My bag has items totalling $
Our LMFF guest blogger finishes up her coverage with the show we've all been waiting for - the National Graduate Showcase presented by Sportsgirl!
THE FINAL COUNTDOWN
How to sum up L’Oreal Melbourne Fashion Festival?
Keeping pace in high heels and maxi skirts slashed to the thigh; sipping champagne on a boat with a cold wind whipping across the water; seated shoulder-to-shoulder on a crowded pew clutching a phone, a camera, a program and a bag, trying to snap and Tweet and Instagram the runway all at once. Fashion is exhausting, don’t you know?
Throughout the week I was asked one question on countless occasions: which show was your favourite? The answer was the same every time. The Sportsgirl Graduate Showcase.
Now, under the circumstances, you might think I’m biased. Reader, I am not. While every other show was beautiful and exciting in its own way, the Graduate Showcase was the only presentation where everything shown was new. Fresh. Entirely unexpected. Another thought: where do I go to buy these extraordinary pieces? Well Sportsgirl have you covered - stay tuned for which of the following designers will get to have their collections brought to life as part of the ongoing "Graduates" collections next year!
Anna Langdon - "Kitschfolk und Kindheit"
Australian kitsch combined with German folk in Anna Langdon’s exuberant collection. Avian motifs from the German cuckoo (of cuckoo clock fame) to the native rosella were splashed across colourful knitwear for both men and women. Alpine-meets-Australiana? Well, why not.
Chris Ran Lin – "Conflict and Fusion"
A menswear collection focused on sculptural knits and the play of proportions – Chris Ran Lin impressed with technical aptitude and a cohesive vision. Shades of blue from cobalt to navy dominated the collection, offset with splashes of yellow, ochre, tan. A suit jacket with laser-cut patterns through the back was a standout.
Sally Edwards- "Boys and Girls Are Choice"
In a collection inspired by the heyday of the punk movement, Sally Edwards experimented with top-to-toe tartan looks. Using traditional tailoring (such as the three-piece suit), Edwards’ print-on-print aesthetic was right on trend.
Rica Hardian – "Geogami"
Geometry meets origami with spectacular results. Rica Hardian’s hypnotic patterns and architectural shapes make a strong argument that bolder is better. The gentle art of origami just got a neon makeover.
Stephanie McPherson – "Fragments"
Fragments of broken plates inspired Stephanie McPherson’s collection, in what was one of my personal highlights of the Graduate Showcase. On a cool, white backdrop, McPherson played with digital prints that might have been strange blooms or crystals or simply abstractions. The incredibly sharp pleats made me swoon.
Amelia Agosta – "Engineered Distortion"
An armour-like collection that drew on volume and sculptural shapes – Amelia Agosta is definitely one to watch. Having interned with Dion Lee and nominated for a SOYA award alongside established designers like Michael Lo Sordo and Trimapee, Agosta’s collection made stunning use of wool and silk organza juxtaposed with ultra-modern materials like neoprene and 3D printed nylon.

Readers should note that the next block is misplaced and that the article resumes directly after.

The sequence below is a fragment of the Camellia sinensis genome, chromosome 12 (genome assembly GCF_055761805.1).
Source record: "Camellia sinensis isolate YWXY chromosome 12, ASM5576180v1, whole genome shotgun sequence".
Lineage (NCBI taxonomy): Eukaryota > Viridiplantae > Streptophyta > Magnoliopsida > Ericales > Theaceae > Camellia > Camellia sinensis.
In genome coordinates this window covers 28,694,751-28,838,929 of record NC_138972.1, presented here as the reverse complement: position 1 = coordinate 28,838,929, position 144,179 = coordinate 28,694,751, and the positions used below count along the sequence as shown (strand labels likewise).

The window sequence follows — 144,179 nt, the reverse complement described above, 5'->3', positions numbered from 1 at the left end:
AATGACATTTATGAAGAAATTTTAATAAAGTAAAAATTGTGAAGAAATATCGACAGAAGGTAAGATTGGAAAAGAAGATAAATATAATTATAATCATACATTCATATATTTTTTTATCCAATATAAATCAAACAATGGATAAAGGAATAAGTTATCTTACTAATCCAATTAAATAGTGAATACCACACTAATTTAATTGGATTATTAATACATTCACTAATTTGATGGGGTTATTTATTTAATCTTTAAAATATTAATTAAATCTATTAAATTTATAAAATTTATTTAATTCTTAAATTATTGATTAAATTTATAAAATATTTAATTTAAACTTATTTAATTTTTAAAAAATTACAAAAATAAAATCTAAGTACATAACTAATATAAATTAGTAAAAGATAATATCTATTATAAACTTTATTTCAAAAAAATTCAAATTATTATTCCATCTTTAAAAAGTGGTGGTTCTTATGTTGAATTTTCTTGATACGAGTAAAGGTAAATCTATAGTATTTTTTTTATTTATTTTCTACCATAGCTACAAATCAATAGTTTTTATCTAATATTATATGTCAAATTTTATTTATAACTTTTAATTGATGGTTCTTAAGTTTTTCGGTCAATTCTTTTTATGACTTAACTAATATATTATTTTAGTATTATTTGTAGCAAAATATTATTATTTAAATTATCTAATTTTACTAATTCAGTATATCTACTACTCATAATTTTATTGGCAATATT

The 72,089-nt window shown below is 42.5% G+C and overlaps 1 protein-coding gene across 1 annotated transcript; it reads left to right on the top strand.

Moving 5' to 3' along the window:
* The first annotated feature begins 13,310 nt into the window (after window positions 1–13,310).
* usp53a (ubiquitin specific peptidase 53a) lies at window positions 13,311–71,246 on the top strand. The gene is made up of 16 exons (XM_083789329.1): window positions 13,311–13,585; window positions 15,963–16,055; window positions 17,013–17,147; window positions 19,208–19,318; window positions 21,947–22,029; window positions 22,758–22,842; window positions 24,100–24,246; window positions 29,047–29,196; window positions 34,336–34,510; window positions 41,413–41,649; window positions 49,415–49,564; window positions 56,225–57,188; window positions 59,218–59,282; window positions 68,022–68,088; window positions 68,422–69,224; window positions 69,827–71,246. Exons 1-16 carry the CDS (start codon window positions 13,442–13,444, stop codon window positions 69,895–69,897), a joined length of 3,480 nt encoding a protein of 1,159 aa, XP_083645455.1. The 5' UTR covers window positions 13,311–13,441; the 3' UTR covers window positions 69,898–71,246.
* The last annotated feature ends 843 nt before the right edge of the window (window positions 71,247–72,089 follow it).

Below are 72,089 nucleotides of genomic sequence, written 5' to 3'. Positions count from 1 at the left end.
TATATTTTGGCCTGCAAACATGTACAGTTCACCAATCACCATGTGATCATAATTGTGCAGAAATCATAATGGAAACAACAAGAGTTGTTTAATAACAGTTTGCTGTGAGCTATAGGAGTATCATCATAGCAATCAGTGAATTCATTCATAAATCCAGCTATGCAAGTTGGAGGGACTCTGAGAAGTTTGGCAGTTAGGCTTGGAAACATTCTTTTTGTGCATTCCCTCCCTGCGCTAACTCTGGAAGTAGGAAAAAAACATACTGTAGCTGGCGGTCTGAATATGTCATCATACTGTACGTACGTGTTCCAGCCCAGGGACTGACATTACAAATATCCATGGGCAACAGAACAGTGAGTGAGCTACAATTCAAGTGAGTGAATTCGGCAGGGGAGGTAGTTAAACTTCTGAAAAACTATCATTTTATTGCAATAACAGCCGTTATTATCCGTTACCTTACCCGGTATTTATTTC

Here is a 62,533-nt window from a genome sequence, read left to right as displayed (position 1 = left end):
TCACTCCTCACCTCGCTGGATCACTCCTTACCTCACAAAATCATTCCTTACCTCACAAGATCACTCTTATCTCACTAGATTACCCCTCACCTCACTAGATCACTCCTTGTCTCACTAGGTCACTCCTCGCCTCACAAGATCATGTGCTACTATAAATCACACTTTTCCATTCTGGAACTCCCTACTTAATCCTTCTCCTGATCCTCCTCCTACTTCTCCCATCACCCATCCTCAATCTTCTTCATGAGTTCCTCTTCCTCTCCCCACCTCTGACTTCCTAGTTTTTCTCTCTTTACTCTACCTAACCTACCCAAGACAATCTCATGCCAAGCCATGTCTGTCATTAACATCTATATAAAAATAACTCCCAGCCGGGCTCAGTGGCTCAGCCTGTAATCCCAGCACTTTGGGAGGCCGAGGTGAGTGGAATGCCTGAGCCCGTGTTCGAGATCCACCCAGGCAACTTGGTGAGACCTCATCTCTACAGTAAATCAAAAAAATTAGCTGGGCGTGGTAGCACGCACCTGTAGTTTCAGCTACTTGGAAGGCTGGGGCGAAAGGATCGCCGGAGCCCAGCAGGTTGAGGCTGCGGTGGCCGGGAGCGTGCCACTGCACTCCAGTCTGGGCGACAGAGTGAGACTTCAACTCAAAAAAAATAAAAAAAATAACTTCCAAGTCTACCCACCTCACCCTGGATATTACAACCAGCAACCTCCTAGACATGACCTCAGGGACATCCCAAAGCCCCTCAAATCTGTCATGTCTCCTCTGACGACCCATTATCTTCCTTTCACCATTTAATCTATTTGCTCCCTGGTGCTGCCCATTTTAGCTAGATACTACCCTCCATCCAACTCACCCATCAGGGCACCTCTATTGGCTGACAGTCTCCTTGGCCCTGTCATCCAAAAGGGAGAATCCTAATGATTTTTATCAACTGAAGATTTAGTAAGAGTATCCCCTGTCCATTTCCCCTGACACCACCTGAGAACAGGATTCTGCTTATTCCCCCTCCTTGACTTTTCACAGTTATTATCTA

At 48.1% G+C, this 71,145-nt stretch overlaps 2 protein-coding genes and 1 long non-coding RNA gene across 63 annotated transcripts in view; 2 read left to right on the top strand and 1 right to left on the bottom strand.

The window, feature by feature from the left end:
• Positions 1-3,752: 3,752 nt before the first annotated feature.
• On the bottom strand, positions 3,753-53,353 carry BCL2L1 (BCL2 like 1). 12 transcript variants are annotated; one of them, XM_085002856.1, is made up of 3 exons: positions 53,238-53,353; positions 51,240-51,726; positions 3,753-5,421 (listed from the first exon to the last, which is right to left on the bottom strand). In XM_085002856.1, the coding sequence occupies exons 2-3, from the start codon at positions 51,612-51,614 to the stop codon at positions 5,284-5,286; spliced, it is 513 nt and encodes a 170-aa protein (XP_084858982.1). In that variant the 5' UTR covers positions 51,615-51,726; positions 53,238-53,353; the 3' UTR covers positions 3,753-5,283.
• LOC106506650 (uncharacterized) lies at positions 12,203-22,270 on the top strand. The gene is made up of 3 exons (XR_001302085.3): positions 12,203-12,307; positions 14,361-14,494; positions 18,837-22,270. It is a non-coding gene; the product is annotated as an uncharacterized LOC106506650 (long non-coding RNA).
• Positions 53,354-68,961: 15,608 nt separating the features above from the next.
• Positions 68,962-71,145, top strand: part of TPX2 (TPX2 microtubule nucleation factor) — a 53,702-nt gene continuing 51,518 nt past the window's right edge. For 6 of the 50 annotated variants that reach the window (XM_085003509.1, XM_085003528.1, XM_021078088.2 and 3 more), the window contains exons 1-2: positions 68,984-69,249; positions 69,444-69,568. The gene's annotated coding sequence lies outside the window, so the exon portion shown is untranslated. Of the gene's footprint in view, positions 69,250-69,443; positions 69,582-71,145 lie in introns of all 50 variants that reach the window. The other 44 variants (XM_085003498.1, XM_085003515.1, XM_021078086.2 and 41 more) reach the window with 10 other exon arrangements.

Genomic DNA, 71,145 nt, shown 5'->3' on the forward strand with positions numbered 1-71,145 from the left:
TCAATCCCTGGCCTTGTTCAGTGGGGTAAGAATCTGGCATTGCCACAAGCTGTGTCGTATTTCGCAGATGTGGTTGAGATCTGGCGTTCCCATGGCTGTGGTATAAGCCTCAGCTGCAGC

Courtney White – "Utopian Regime"
Looking to the Russian Revolution of 1917 for inspiration, Courtney White’s collection employed bloody hues of burgundy, wine and crimson and imposing military/industrial shapes. From a sweeping leather trench coat to dramatic woollen capes, White’s vision was direct and impressively executed.
Anisha Bhoyro – "Precious Threads"
From the aggressively masculine to the exquisitely feminine – Anisha Bhoyro’s elegant pieces were designed to flatter the female form. Instead of using traditional cut-and-sew techniques, Bhoyro developed a system of pulling individual threads to create pleat and pucker the fabric into the desired shape. Innovative and entirely wearable.
Tayler Ainley – "Alpha/Bravo"
Using pattern pieces borrowed from model aeroplanes, Taylor Ainley’s conceptual collection pushed the boundaries of fashion and flew into the realm of wearable art. The unfolding, LED-lit, all white ensemble? Marvellous.
Laura Huishan Li – "Wind Blown"
I’ve mentioned before how much I love leather, so it should come as no surprise that Laura Huishan Li’s collection was one of my highlights. An inventive rendering of windswept garments recreated in moulded leather, Li’s range evoked mysticism and mystery with hooded figures, diaphanous robes and armour-like breastplates.
Natalia Grzybowski – "Hybrid"
Natalia Grzybowski is, as far as I’m concerned, the next bright star of the Australian design scene. Her exquisitely constructed garments with vibrant botanical prints left me speechless (I love it when that happens) and would not look out of place stocked at any world-class luxury store.
Ju Young Seo – "Blossoming"
Florals were definitely a recurring motif at the Graduate Showcase, and Ju Yeong Seo’s take was particularly lovely. Using fabric cut into individual petals, garments had a delicate, fragile quality enhanced by a palette of cream, white and blush. The closing look, splashed with crimson, provided a stunning counterpoint to the otherwise ethereal collection.
And that’s a wrap of my L’Oreal Melbourne Fashion Festival experience. Big love to Sportsgirl for having me, and to you, for reading.
This is Nadia, signing off. xx